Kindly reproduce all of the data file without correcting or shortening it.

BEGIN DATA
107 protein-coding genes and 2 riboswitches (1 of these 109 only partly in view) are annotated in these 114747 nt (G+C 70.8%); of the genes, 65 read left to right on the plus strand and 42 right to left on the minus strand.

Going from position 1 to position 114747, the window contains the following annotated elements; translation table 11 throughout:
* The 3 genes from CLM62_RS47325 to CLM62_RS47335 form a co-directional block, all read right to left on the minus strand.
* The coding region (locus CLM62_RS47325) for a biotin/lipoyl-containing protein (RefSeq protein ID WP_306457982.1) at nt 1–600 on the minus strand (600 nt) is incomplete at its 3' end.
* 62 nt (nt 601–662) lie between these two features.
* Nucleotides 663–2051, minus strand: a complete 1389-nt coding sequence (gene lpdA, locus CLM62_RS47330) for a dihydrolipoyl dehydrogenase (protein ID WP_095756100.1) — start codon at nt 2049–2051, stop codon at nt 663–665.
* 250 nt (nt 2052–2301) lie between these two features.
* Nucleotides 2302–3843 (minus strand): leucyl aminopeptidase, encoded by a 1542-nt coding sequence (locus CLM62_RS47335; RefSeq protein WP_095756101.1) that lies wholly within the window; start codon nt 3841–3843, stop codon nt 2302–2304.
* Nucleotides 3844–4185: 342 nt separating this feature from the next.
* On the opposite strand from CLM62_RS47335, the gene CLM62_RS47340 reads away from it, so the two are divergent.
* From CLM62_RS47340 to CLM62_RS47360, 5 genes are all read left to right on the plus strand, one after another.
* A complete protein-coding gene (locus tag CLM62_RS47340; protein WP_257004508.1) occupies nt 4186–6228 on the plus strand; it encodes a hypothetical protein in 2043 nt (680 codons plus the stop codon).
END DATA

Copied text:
107 protein-coding genes and 2 riboswitches (1 of these 109 only partly in view) are annotated in these 114747 nt (G+C 70.8%); of the genes, 65 read left to right on the plus strand and 42 right to left on the minus strand.

Going from position 1 to position 114747, the window contains the following annotated elements; translation table 11 throughout:
* The 3 genes from CLM62_RS47325 to CLM62_RS47335 form a co-directional block, all read right to left on the minus strand.
* The coding region (locus CLM62_RS47325) for a biotin/lipoyl-containing protein (RefSeq protein ID WP_306457982.1) at nt 1–600 on the minus strand (600 nt) is incomplete at its 3' end.
* 62 nt (nt 601–662) lie between these two features.
* Nucleotides 663–2051, minus strand: a complete 1389-nt coding sequence (gene lpdA, locus CLM62_RS47330) for a dihydrolipoyl dehydrogenase (protein ID WP_095756100.1) — start codon at nt 2049–2051, stop codon at nt 663–665.
* 250 nt (nt 2052–2301) lie between these two features.
* Nucleotides 2302–3843 (minus strand): leucyl aminopeptidase, encoded by a 1542-nt coding sequence (locus CLM62_RS47335; RefSeq protein WP_095756101.1) that lies wholly within the window; start codon nt 3841–3843, stop codon nt 2302–2304.
* Nucleotides 3844–4185: 342 nt separating this feature from the next.
* On the opposite strand from CLM62_RS47335, the gene CLM62_RS47340 reads away from it, so the two are divergent.
* From CLM62_RS47340 to CLM62_RS47360, 5 genes are all read left to right on the plus strand, one after another.
* A complete protein-coding gene (locus tag CLM62_RS47340; protein WP_257004508.1) occupies nt 4186–6228 on the plus strand; it encodes a hypothetical protein in 2043 nt (680 codons plus the stop codon).